“Buddy” is the son of Bertram Korn, the former rabbi of Philadelphia’s Keneseth Israel, one of the oldest and largest Reform congregations in the United States, and a well-known historian of Jews in the Civil War era. His mother, Rita, was an heir to the Pep Boys auto-repair fortune; her father, Emanuel Rosenfeld, was better-known as the chain’s mascot, Manny. As an undergraduate, Korn studied journalism at Temple University and began learning Mandarin in hopes of going to China after he graduated—a nod to his father, who served as the Navy’s only Jewish chaplain in North China during World War II. But visa restrictions were still in place five years after Nixon’s landmark 1972 trip, and as a devoted Maoist—“Oh, how I long to carry manure up the mountain, and all that,” as Korn now puts it—Korn decided to forgo either Taiwan or Hong Kong and followed his Indian girlfriend to New Delhi, where he enrolled in a master’s program at Jawaharlal Nehru University. “My dad had to defend me to the congregation, that I wasn’t losing my mind in an ashram,” Korn said, in one of several phone conversations.
He was still in Delhi in 1979, when his father, only 61, died unexpectedly of a heart attack. Korn returned to Philadelphia and enrolled in a doctoral program at Temple. In his off hours, he volunteered with Central American solidarity movements, going on missions to Cuba and hosting radio shows featuring radical music from throughout Latin America.
At the same time, Korn says, he began feeling his way back toward Jewish observance. For a while, his leftism coexisted peacefully with his Judaism—he launched Jews Concerned for Central Americans during this time, he says—but then, in 1985, found himself disillusioned after Nicaraguan Sandinista leader Daniel Ortega went to Moscow immediately after the Democratic-controlled House of Representatives voted down President Reagan’s request for funding to the opposition Contras. “I said, ‘How can this man go to Moscow the day after we saved his neck in the U.S. Congress?’ ” Korn said. (It is a story he tells often, according to people who have known him for decades.) “So, I said, if he will betray his own people, I am finished with this, I am going to learn Hebrew and go to Israel.”
Within a few years, Korn had married an Israeli woman and fathered four children. (The pair eventually divorced; Korn, who describes himself as Modern Orthodox, has since remarried.) He established the Philadelphia chapter of the Committee for Accuracy in Middle East Reporting in America, but he then became a journalist himself, first as editor of three Jewish papers in South Florida and then, in 1994, as executive editor of the Philadelphia Jewish Exponent. Four years later, he left to join the conservative Zionist Organization of America. “I often wonder to myself if I had come of age now rather than when I did if I would have gone off the derech,” Korn said, using the Hebrew word for “path.” “The Reform movement has now embraced Zionism, but it was not like that in the 1980s.”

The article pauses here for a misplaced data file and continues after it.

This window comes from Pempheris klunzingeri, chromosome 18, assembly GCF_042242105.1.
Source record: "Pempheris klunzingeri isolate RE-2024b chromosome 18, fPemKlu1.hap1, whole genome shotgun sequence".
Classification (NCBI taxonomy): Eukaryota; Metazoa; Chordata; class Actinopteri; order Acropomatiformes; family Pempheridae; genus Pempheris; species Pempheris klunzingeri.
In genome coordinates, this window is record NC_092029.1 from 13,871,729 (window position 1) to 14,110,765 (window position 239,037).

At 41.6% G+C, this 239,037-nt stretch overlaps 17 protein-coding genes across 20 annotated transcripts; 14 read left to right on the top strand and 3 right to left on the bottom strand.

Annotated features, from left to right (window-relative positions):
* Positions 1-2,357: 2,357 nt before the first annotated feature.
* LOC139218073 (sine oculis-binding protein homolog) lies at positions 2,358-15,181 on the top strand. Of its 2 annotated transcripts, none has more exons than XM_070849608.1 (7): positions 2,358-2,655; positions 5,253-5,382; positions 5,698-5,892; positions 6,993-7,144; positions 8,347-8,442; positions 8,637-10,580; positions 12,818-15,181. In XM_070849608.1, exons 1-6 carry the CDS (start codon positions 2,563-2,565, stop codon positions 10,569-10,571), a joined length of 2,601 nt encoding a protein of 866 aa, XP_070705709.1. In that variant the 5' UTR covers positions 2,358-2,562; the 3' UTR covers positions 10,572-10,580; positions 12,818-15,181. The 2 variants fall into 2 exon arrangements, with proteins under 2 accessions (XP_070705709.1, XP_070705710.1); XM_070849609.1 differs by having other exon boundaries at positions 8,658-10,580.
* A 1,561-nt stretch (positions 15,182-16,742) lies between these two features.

At the retreat, Korn steered the conversation away from Israel toward an array of anti-Obama Tea Party staples: energy policy, health care, even Michelle Obama’s effort to reduce consumption of high-fructose corn syrup. He invited Tea Party activists Teri Adams and Adrienne Ross speak. Later, in a phone conversation, he repeated his frequent assertion that his admiration for Palin stems in part from what he sees as her ecumenical outlook, which he believes is demonstrated by the fact that her husband, Todd, is part Native American. “We want to break through some of the baseless charges made against her, separately and against the Tea Party movement, that they are racist, narrow, and bigoted, or that they come from some kind of cultural place that is hostile to Jews, blacks, and other minorities,” Korn told me.
Korn has been criticized, most recently in Salon, for being a party of one, engaged in a quixotic effort to try and lure his fellow Jews away from their well-established liberalism. But he is operating in a religious Jewish world that is more open to “values” conservatism than it once was—a universe apart from the secular Jewish world. “The earlier generation of secular Republican Jews were à la carte Republicans, making common cause with evangelical Christians on issues like foreign policy,” said Ami Eden, the editor of the JTA, who got his start working for Korn at the Exponent. “These Orthodox Jews are buying the whole conservative program, from health care on down—it’s a unified front against what they see as a secular-socialist worldview.”
And Korn isn’t shy about making use of his political journey. It’s just the kind of redemption narrative that characterizes successful conservative rhetoric today. He delighted in telling those gathered for dinner on Friday night, over brisket and chicken, that he was once a fan and follower of the late community organizer Saul Alinsky, a favorite punching-bag of the right-wing blogosphere. Mark Young, a physical-rehabilitation specialist from Baltimore, interjected, “You’ve done teshuva!” (Teshuva is Hebrew for repentance.) The group laughed. Korn gave a brief, sad smile and replied quietly, “I guess you could say that.” Then he picked up where he had left off.